Monday, Feb. 13, prior to a regular business meeting of the Falls Church City Council, a town hall meeting will be held to present the Watershed Management Plan developed after more than two years of study by a volunteer citizen task force.
That determination was made at last Monday’s F.C. Council meeting. A published version of the plan is also being circulated to key civic organizations for review and input, with plans for a final adoption by the City Council on Feb. 27.
The plan was devised by a 14-member Watershed Advisory Committee, working with City staff and the AMEC, Inc., consulting firm. Its goals were defined as (1) reducing flooding, (2) restoring and maintaining a healthy local aquatic ecosystem and (3) cost-effectively comply with state and federal water quality and storm water management regulations.
Two factors spurred the effort in the past year. First was the “100 Year Flood” rain event of Sept. 8, 2011, when massive incidents of storm water overflows, co-mingling of fresh water and sewage, and back-ups into residential basements were reported.
Second was the calculation that the pending Virginia watershed improvement plan, in conjunction with the U.S. Environmental Protection Agency, for the Chesapeake Bay will slap the City with a whopping $24 million bill over the next 15 years.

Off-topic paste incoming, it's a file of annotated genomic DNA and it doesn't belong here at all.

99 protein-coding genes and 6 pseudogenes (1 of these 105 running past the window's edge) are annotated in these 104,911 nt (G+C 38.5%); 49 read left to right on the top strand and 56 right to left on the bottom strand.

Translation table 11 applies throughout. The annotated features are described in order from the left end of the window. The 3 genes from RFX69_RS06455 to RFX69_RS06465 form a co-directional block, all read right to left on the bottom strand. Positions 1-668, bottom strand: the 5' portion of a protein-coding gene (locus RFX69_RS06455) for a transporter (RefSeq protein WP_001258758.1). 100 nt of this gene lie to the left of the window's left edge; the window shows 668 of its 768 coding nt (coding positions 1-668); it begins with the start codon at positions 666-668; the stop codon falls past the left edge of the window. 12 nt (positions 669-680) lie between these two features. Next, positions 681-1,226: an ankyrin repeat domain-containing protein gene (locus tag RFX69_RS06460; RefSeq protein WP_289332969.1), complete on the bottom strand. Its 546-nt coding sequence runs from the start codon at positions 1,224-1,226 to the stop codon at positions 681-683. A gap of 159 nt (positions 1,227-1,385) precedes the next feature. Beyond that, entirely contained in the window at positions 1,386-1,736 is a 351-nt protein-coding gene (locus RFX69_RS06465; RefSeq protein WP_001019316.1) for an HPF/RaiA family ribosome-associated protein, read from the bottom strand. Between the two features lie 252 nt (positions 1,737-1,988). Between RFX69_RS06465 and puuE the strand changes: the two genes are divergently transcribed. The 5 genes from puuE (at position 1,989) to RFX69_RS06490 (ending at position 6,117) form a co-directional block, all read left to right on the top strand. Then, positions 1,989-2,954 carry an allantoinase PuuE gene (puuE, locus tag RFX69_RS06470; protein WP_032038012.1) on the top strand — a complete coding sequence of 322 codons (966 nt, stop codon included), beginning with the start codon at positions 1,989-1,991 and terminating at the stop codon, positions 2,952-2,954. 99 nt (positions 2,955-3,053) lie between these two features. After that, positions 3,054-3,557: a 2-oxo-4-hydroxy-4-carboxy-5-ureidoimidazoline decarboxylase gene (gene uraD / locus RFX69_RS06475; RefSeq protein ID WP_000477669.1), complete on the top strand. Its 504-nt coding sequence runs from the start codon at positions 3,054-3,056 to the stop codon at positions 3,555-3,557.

The agencies structured a fine schedule for non-compliance that could cost even more, as much as $32,500 a day.
The City’s Watershed Management Plan, therefore, involves an array of 11 projects around the City and the creation of a dedicated funding stream for the program. A enterprise fund for storm water management would be, among other things, financed with “storm water utility fees” and “recognizes there is a direct correlation between the amount of impervious cover on a property and the burden a property places on the public storm water management system.”
The 11 projects are estimated to cost $3.2 million over the next five years to design and construct, and will qualify as City contributions to the state and federal Chesapeake Bay mandates.
Other developments from this Monday’s City Council meeting:
• A report from the Mary Riley Styles Library Board of Trustees noted the largest-ever number of children registered in the Summer Reading Program (1,129), over 20,000 children attended programs in the Children’s Department during the year, and for the fourth year in a row, the library was designated a Four-Star Library, a national award given to only three libraries in Virginia and 262 out of 7,513 in the U.S.
• A 2011 Open Space Annual Report was presented, urging “prompt action by the Council to move forward on the rectangular, multi-use field project and on authorizing staff to pursue properties, easements or agreements to help meet outlined priorities.”
• City Manager Wyatt Shields agreed to meet with a citizen, Cynthia Kuhn, who showed up with a two-foot segment of sewer line clogged with tree roots that caused $13,000 of damage to her home that she claimed the City is liable for because of a 1992 error of planting a tree above the sewer line.